There was a time not that long ago when left-hander Craig Breslow decided he'd set his sights on a career in orthopedics after finishing his fling with professional baseball. How long would that last? A year? Maybe two?

"When you're in high school and figuring what you're going to be when you grow up and you're really into sports, I think orthopedic surgery is the natural progression from being an athlete," Breslow, a 2002 Yale graduate, said.

Six Major League seasons later, he's a relief pitcher with the Athletics. And because his sister, Lesley, had cancer when she was a teenager, his vision of a medical career leads in a different direction.

"We had a pretty typical childhood up until I was 11, and Lesley was 13 when she was diagnosed," he said. "Y'know, as an 11 year old you don't understand what cancer means, aside from hearing that word and associating it with death."

Breslow earned degrees in molecular physics and biochemistry at Yale before beginning what is now almost a decade of pro ball. Thoughts of orthopedics were shelved long ago, replaced by a potential career in research or academic medicine.

He is involved in genetic research between seasons, and in 2008, he established the Strike 3 Foundation to increase awareness of and raise funds for childhood cancer research.

"A lot of the charity work I do, it's a celebration of someone who has faced cancer, battled it and come out victorious," Breslow said. "Lesley's cancer-free and has been for 18 years."

The New Haven, Conn., native is the first Yale grad to reach the Majors since Ron Darling with the Mets in 1983. There is a reason for this.

"The student-athletes that are able to get into Ivy League schools, the pool is not quite as vast as those able to get into other schools," Breslow said. "And there are Ivy League students who have other interests.

"There aren't too many guys willing to spend three, four, five years riding buses throughout rural America when they know that the alternative is medical school or law school or business school and making plenty of money immediately."

As a junior Breslow led Yale in ERA (2.61) and was third in the Ivy League. He also had a 16-strikeout game against Cornell and a one-hit shutout at Harvard. As a senior, he led the Ivies with a 2.56 ERA. He was a southpaw who could throw in the low 90s.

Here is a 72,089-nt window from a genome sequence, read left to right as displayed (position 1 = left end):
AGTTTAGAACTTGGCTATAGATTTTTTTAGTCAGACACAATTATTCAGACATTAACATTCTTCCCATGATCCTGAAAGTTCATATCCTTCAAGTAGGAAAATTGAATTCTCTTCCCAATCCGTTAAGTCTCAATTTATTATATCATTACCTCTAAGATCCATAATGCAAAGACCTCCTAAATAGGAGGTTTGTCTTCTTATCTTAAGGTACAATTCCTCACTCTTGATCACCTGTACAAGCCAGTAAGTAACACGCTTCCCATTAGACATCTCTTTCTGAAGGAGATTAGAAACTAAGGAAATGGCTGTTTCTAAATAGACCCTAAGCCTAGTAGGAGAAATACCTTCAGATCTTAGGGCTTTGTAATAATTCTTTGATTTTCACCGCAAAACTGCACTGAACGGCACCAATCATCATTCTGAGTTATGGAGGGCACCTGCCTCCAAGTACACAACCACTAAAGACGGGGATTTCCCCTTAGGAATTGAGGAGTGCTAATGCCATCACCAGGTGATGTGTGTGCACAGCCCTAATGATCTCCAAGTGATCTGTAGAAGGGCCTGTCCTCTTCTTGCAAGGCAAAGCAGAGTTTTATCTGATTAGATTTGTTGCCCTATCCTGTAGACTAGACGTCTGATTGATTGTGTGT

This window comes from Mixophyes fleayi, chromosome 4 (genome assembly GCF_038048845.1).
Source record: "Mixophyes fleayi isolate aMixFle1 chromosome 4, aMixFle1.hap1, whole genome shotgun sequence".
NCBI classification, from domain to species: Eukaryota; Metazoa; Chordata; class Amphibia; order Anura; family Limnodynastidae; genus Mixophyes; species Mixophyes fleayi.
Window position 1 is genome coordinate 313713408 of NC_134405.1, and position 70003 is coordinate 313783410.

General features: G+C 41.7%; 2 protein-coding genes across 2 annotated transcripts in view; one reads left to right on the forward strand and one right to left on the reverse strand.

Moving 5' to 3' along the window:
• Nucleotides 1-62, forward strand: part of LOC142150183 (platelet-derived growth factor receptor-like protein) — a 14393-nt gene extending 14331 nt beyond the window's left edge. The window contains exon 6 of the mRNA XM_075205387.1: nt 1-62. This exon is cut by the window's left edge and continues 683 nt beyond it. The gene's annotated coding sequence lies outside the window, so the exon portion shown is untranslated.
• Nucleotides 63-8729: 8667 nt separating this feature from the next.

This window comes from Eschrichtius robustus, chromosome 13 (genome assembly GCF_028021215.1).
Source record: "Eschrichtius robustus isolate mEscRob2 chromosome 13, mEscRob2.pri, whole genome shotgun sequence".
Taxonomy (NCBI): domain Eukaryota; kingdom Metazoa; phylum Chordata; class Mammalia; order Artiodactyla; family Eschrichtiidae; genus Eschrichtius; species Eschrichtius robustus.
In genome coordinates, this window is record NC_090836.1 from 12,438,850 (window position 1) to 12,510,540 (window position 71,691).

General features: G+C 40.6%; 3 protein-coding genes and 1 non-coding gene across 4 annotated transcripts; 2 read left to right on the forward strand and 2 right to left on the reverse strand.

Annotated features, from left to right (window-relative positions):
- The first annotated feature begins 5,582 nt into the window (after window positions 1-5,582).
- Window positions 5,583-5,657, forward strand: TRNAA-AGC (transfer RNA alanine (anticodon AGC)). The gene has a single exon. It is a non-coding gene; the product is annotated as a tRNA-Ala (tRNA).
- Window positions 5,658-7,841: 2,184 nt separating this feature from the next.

In 2002, Milwaukee drafted him in the 26th round -- 769th overall. There's a reason for this, too.

"There's that stigma that's attached to guys who put up good numbers in the Ivy League," Breslow said. "How would that translate if you're playing schools with big baseball programs?"

Breslow rode those buses throughout rural America for three years, never got beyond Class A and was released by the Brewers in 2004. The next spring, he signed with San Diego, sailed through Double-A and Triple-A and debuted with the Padres that July 23.

"Every kid that sets foot on a field in Little League thinks about playing Major League baseball," Breslow said. "For me it didn't become a realistic option until I got called up to Double-A. Even then it still seemed like the big leagues were so far away."

After the 2005 season, he became a free agent again and signed with the Red Sox, spent most of 2006 and all of 2007 pitching for their Triple-A Pawtucket team and split 2008 between the Indians and Twins. On May 29, 2009, Minnesota waived Breslow, and the Athletics signed him.

Oh, and he has a World Series ring, compliments of the 2007 champion Red Sox.

"They decided that everyone on the active roster that year was going to get a ring," Breslow said. "I spent one day on the roster. Called up on Sept. 1, sent back to Pawtucket Sept. 2. Not too many people get a September call-down, but I managed to do it."

Bruce Lowitt is a freelance writer based in Tampa, Fla.